The illiterate person is like a blind man, or books vs. smartphones
People who think that all Russians do in their spare time is have dinner parties or go to the banya are very wrong. The myth does not line up with reality. And the reality is that Russians love to read, maybe more so than any other nation in the world!
According to a recent poll conducted by the Russia Public Opinion Research Center, over 90% of Russians read books. Just 22% of survey respondents said they read rarely. For the most part, these are people who haven’t completed secondary education.
So what are Russians reading these days?
According to sociologists, children’s books are the most popular among Russians – 31% of those polled say they read them. About the same number of people prefer history books, along with historical novels. Russians also like books about maintaining the home, working on the land, and growing fruits and vegetables, along with Russian and foreign classics, fantasy novels, professional literature, detective novels, and books about beauty, health, and psychology. Fiction and poetry are the least popular among Russians today.
The poll results show that 87% of Russians have a home library of some kind. 44% of respondents said their home libraries contain up to 100 books, 23% said they housed from 100 to 300 books, and 10% have between 300 to 500 books at home. Every twentieth Russian (5%) have home libraries that number between 500 and 1,000 books.
1,600 respondents over the age of 18 were polled for the survey. The respondents were interviewed over the phone, and the margin of error for the results is no more than 2.5%.
The poll results illustrated that Russia is still a nation of avid readers. Smartphones and other tech innovations were no substitute for real books in Russia. People in Russia started reading en masse in the beginning of 1939, when the country eliminated illiteracy – a large-scale project that began right after the revolution, in 1919. Prior to this, illiteracy was horrifyingly common in Russia. According to official records, the entire population of Russia between the ages of 8 to 50 couldn’t read or write back then! Alexei Radakov’s bright, famous poster could be found all over the country after the Revolution. “The Illiterate Person is Like a Blind Man, on All Sides Failure and Misfortune Lie in Wait for Him,” the poster read.
Typography first came to Russia in 1553, during Ivan the Terrible’s reign. That’s when the first three books with religious content were printed in Moscow.
But book reading became a real fetish in the Soviet Union. In public libraries, people read constantly. In books stores, it was almost impossible to get one’s hands on an interesting book. There was a shortage of books, same as with sausages. Books by popular authors could only be purchased on the black market, for very high prices. Some of these books cost up to 120 rubles – an astronomical price, considering that the average salary was just 160 rubles a month. Even Nikolai Shchelokov, the powerful Minister of Internal affairs of the USSR, had to resort to using the black market for books.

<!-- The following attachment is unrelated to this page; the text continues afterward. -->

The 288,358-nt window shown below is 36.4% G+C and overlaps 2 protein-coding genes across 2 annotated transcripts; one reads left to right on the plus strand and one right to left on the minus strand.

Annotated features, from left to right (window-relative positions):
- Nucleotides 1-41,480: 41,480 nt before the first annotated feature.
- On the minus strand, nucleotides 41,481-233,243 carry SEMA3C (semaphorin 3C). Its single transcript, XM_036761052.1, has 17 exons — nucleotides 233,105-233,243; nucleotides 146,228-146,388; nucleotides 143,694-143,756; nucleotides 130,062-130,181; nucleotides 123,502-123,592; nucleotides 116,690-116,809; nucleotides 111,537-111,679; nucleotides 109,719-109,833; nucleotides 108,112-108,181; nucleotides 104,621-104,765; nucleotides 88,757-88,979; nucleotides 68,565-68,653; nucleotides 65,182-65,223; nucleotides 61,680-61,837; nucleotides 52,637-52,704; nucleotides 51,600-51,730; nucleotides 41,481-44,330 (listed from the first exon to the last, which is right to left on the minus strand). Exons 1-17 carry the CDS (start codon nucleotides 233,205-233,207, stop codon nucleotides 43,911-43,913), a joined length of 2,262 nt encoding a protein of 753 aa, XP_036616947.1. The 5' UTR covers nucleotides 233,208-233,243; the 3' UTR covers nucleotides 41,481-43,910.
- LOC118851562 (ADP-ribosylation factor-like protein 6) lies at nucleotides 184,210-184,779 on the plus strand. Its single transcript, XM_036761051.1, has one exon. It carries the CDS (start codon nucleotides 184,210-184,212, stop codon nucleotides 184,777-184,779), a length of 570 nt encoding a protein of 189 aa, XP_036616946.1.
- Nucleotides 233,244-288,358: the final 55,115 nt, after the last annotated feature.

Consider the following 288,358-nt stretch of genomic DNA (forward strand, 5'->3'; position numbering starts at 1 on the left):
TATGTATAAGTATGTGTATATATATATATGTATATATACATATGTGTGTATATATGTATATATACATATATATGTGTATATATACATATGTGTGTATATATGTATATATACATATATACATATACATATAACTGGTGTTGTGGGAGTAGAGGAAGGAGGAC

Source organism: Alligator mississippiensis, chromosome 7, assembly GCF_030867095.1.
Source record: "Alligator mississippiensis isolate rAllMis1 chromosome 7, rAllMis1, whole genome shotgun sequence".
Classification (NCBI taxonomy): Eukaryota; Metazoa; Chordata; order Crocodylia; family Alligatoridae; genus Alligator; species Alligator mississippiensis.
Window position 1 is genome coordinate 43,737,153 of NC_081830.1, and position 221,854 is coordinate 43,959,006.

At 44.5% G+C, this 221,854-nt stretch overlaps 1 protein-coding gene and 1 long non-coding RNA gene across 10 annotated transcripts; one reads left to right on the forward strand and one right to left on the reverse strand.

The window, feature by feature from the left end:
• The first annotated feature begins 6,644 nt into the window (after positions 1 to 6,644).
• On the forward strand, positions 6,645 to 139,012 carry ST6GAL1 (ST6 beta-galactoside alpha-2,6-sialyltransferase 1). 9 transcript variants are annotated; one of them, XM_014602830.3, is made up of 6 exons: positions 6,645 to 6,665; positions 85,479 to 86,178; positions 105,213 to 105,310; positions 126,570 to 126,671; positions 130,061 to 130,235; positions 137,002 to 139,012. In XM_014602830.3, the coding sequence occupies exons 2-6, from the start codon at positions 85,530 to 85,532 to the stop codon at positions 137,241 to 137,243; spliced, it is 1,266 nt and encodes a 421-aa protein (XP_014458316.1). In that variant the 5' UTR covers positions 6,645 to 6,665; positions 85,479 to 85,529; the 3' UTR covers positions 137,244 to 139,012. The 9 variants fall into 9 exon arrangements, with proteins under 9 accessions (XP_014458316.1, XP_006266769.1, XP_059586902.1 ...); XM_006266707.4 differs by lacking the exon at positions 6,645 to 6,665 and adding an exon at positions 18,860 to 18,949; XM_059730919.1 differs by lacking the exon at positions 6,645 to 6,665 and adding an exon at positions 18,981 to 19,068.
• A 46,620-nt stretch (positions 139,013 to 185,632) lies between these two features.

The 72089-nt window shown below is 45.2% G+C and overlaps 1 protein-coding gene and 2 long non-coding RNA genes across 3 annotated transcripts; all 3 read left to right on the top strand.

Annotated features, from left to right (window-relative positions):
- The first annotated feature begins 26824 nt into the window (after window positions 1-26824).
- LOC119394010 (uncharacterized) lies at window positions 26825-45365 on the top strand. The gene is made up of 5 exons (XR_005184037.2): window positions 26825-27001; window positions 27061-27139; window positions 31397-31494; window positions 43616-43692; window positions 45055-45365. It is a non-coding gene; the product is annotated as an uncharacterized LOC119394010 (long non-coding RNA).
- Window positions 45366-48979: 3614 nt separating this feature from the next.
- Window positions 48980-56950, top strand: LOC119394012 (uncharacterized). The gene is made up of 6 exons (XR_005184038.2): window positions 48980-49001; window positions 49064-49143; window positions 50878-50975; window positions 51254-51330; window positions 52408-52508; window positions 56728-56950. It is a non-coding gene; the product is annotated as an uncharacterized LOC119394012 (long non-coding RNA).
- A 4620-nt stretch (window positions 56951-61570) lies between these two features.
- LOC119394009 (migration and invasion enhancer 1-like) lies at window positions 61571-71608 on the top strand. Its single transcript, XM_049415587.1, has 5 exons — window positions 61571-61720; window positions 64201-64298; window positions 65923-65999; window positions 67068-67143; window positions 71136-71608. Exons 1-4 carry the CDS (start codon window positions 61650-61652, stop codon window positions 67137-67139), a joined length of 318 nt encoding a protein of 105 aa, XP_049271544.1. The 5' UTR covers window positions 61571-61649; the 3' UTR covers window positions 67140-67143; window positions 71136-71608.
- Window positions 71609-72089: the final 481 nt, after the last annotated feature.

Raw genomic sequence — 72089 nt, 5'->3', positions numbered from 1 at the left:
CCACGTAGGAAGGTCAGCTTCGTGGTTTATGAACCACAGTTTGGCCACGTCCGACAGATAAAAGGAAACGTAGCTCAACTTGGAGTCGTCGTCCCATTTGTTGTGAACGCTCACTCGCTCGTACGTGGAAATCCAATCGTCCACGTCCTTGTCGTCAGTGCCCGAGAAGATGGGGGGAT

In one note to members of the Politburo from 1975, he wrote: “Profit making on books, which are in high demand among the population, has become widespread in a number of cities in the past few years. For the most part, this is memoirs, children’s books, adventure and detective novels, science fiction, as well as other books by popular authors.”
According to him, the profiteers acquired the literature from employees at bookstores, warehouses, and the book-sale network, or bought them from people and then resold them at higher prices. For example, the French novel “Angelique,” which was worth 2 rubles, was resold by profiteers for 50 rubles, and Mikhail Bulgakov’s book, which was worth 1rub 53 kopeks, was resold for 75-80 rubles.
There is an explanation for why the black market for books was growing. There was a shortage of everything in the country back then. Judge for yourself. The population of the USSR was over 200 million back then, but only 100,000 copies were printed for interesting books. However, hundreds of thousands of copies were printed for editions of communist classics – works by Vladimir Lenin, Karl Marx, Friedrich Engels, and books written by the country’s leaders, such as Leonid Brezhnev. Of course, very few people read these political books.
And of course, there was a blanket ban on books by authors who were considered a danger to the Soviet system. This included Boris Pasternak, Vladimir Nabokov, Alexander Solzhenitsyn, Joseph Brodsky, and many other Soviet writers whose books were published abroad. It’s no surprise that many of these writers were expelled from the USSR due to their writing. Yevgeny Yevtushenko was right when he wrote: “A poet in Russia is more than a poet.” Can you say the same thing about a poet in America or somewhere in Europe?
But the writers weren’t the only ones penalized. Readers who read these banned books were punished too. If these authors’ books somehow made it into the USSR, they were confiscated It may seem unreal, but people could end up in jail for having a copy of Pasternak’s “Dr. Zhivago” or Nabokov’s “Lolita.” Today, all of these books are freely sold in nearly every store. The range of different books you can find in Russian stores now is unbelievable: you can get anything you want. And this is wonderful. As Joseph Brodsky, who received the Nobel Prize in 1987, once said: “Man is what he reads.”